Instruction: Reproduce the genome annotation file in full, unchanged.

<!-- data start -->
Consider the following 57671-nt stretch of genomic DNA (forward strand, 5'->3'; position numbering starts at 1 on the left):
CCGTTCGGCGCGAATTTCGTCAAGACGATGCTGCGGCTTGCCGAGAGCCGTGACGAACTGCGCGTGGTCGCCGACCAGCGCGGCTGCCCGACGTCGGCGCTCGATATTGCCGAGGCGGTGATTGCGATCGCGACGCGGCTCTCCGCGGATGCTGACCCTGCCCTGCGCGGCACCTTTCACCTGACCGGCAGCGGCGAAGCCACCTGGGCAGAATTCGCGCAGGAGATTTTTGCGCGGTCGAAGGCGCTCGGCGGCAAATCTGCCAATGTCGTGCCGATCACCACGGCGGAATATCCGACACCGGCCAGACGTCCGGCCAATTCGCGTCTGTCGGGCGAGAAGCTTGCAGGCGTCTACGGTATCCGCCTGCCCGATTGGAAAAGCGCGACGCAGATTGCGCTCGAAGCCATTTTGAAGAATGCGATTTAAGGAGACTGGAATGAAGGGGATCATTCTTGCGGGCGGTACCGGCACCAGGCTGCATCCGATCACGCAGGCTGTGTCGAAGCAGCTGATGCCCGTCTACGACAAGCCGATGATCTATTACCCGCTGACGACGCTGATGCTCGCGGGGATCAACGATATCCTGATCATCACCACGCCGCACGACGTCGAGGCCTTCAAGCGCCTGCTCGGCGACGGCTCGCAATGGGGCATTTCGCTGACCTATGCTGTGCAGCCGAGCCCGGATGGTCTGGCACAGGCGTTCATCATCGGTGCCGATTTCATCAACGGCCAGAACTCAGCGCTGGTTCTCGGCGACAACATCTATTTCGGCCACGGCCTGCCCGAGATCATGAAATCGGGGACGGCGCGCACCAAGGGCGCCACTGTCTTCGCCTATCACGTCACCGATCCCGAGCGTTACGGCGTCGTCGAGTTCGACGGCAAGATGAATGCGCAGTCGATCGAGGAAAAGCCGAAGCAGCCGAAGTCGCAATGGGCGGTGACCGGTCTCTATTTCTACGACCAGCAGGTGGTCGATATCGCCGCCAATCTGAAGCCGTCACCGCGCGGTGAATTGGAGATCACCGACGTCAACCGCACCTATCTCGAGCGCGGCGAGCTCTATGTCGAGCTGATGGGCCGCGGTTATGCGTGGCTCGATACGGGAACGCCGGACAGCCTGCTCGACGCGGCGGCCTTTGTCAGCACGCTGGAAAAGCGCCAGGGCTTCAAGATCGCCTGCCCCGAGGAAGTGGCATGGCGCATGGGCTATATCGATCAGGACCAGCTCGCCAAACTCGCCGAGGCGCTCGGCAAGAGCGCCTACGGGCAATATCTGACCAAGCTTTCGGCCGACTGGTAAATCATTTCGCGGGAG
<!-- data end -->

Consider the following 57671-nt stretch of genomic DNA (forward strand, 5'->3'; position numbering starts at 1 on the left):
CCGTTCGGCGCGAATTTCGTCAAGACGATGCTGCGGCTTGCCGAGAGCCGTGACGAACTGCGCGTGGTCGCCGACCAGCGCGGCTGCCCGACGTCGGCGCTCGATATTGCCGAGGCGGTGATTGCGATCGCGACGCGGCTCTCCGCGGATGCTGACCCTGCCCTGCGCGGCACCTTTCACCTGACCGGCAGCGGCGAAGCCACCTGGGCAGAATTCGCGCAGGAGATTTTTGCGCGGTCGAAGGCGCTCGGCGGCAAATCTGCCAATGTCGTGCCGATCACCACGGCGGAATATCCGACACCGGCCAGACGTCCGGCCAATTCGCGTCTGTCGGGCGAGAAGCTTGCAGGCGTCTACGGTATCCGCCTGCCCGATTGGAAAAGCGCGACGCAGATTGCGCTCGAAGCCATTTTGAAGAATGCGATTTAAGGAGACTGGAATGAAGGGGATCATTCTTGCGGGCGGTACCGGCACCAGGCTGCATCCGATCACGCAGGCTGTGTCGAAGCAGCTGATGCCCGTCTACGACAAGCCGATGATCTATTACCCGCTGACGACGCTGATGCTCGCGGGGATCAACGATATCCTGATCATCACCACGCCGCACGACGTCGAGGCCTTCAAGCGCCTGCTCGGCGACGGCTCGCAATGGGGCATTTCGCTGACCTATGCTGTGCAGCCGAGCCCGGATGGTCTGGCACAGGCGTTCATCATCGGTGCCGATTTCATCAACGGCCAGAACTCAGCGCTGGTTCTCGGCGACAACATCTATTTCGGCCACGGCCTGCCCGAGATCATGAAATCGGGGACGGCGCGCACCAAGGGCGCCACTGTCTTCGCCTATCACGTCACCGATCCCGAGCGTTACGGCGTCGTCGAGTTCGACGGCAAGATGAATGCGCAGTCGATCGAGGAAAAGCCGAAGCAGCCGAAGTCGCAATGGGCGGTGACCGGTCTCTATTTCTACGACCAGCAGGTGGTCGATATCGCCGCCAATCTGAAGCCGTCACCGCGCGGTGAATTGGAGATCACCGACGTCAACCGCACCTATCTCGAGCGCGGCGAGCTCTATGTCGAGCTGATGGGCCGCGGTTATGCGTGGCTCGATACGGGAACGCCGGACAGCCTGCTCGACGCGGCGGCCTTTGTCAGCACGCTGGAAAAGCGCCAGGGCTTCAAGATCGCCTGCCCCGAGGAAGTGGCATGGCGCATGGGCTATATCGATCAGGACCAGCTCGCCAAACTCGCCGAGGCGCTCGGCAAGAGCGCCTACGGGCAATATCTGACCAAGCTTTCGGCCGACTGGTAAATCATTTCGCGGGAG